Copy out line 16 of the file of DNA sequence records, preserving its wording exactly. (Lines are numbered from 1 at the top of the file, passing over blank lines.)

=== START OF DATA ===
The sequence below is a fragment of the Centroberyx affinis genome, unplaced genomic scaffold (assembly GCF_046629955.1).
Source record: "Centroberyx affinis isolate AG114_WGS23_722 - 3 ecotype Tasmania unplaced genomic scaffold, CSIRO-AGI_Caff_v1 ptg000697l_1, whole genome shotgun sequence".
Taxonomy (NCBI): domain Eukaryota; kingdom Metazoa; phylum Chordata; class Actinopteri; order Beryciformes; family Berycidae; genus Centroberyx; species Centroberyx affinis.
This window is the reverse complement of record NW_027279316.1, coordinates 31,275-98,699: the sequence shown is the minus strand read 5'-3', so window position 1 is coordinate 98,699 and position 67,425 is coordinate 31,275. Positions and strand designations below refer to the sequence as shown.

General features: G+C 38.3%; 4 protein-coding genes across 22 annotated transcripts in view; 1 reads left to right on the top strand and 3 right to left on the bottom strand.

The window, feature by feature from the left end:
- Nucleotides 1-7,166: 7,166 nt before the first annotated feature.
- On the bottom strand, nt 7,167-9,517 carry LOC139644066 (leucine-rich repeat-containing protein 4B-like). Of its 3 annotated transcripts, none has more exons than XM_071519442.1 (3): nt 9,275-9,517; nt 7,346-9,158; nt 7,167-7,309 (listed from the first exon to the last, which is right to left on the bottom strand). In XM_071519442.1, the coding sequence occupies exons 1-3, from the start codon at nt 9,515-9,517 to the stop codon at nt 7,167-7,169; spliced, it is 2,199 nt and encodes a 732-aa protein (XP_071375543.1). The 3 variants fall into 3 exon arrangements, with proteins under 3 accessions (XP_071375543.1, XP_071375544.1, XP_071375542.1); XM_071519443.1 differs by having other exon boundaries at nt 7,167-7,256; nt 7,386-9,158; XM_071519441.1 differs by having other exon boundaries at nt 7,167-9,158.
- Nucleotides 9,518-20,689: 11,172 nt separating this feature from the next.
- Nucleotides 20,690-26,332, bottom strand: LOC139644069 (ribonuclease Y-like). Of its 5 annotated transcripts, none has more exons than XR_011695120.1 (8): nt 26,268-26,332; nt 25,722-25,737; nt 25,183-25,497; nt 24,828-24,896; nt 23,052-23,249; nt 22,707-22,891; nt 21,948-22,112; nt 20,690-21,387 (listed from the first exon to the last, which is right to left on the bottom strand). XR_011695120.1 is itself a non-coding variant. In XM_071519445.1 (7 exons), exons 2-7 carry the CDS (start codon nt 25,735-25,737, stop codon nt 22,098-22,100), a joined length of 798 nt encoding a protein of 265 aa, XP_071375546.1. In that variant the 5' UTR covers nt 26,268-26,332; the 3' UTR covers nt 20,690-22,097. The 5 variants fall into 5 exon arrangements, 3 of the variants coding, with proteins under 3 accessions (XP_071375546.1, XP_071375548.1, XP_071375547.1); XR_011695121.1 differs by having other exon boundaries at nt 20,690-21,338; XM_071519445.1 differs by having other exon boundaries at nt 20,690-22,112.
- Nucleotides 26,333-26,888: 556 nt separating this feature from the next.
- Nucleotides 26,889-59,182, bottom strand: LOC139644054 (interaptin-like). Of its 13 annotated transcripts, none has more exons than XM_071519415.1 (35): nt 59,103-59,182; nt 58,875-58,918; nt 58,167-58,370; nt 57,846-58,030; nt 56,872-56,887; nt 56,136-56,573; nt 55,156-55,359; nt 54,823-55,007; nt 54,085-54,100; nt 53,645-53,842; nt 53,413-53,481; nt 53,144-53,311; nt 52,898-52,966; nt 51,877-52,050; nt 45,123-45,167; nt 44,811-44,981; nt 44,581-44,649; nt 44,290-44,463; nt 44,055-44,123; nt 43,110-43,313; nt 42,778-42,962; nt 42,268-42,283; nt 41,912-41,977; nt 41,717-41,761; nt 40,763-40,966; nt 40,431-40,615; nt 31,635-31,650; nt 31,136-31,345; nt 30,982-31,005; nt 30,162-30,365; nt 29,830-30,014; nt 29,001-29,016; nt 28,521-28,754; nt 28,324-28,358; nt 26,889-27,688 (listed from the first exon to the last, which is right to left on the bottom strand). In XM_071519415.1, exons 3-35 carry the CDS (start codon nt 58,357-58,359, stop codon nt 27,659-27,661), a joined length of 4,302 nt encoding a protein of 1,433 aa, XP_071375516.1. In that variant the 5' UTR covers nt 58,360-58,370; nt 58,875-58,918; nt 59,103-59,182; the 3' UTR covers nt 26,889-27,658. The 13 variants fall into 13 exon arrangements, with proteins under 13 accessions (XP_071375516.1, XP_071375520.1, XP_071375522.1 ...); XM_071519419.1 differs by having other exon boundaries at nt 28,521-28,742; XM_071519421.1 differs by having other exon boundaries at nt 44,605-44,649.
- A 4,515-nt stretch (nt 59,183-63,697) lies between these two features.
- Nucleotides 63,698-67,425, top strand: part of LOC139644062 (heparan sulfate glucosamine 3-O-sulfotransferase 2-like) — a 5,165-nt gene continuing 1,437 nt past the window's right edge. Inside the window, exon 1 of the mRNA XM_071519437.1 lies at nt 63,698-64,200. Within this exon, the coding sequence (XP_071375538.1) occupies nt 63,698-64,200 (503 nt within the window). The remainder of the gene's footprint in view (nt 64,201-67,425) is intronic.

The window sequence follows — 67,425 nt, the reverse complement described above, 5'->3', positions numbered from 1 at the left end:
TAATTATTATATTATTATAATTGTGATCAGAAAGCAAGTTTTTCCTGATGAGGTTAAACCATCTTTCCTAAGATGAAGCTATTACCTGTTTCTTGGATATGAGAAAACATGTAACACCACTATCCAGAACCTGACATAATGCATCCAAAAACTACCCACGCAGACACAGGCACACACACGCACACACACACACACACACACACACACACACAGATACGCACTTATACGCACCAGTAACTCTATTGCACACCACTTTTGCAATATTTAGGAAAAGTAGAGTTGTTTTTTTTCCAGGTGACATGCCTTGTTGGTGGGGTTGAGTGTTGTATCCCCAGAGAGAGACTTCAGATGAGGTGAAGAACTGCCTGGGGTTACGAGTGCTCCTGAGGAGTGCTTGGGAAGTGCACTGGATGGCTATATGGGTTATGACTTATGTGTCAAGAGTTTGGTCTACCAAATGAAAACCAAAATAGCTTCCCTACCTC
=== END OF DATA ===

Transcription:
TAATTATTATATTATTATAATTGTGATCAGAAAGCAAGTTTTTCCTGATGAGGTTAAACCATCTTTCCTAAGATGAAGCTATTACCTGTTTCTTGGATATGAGAAAACATGTAACACCACTATCCAGAACCTGACATAATGCATCCAAAAACTACCCACGCAGACACAGGCACACACACGCACACACACACACACACACACACACACACACAGATACGCACTTATACGCACCAGTAACTCTATTGCACACCACTTTTGCAATATTTAGGAAAAGTAGAGTTGTTTTTTTTCCAGGTGACATGCCTTGTTGGTGGGGTTGAGTGTTGTATCCCCAGAGAGAGACTTCAGATGAGGTGAAGAACTGCCTGGGGTTACGAGTGCTCCTGAGGAGTGCTTGGGAAGTGCACTGGATGGCTATATGGGTTATGACTTATGTGTCAAGAGTTTGGTCTACCAAATGAAAACCAAAATAGCTTCCCTACCTC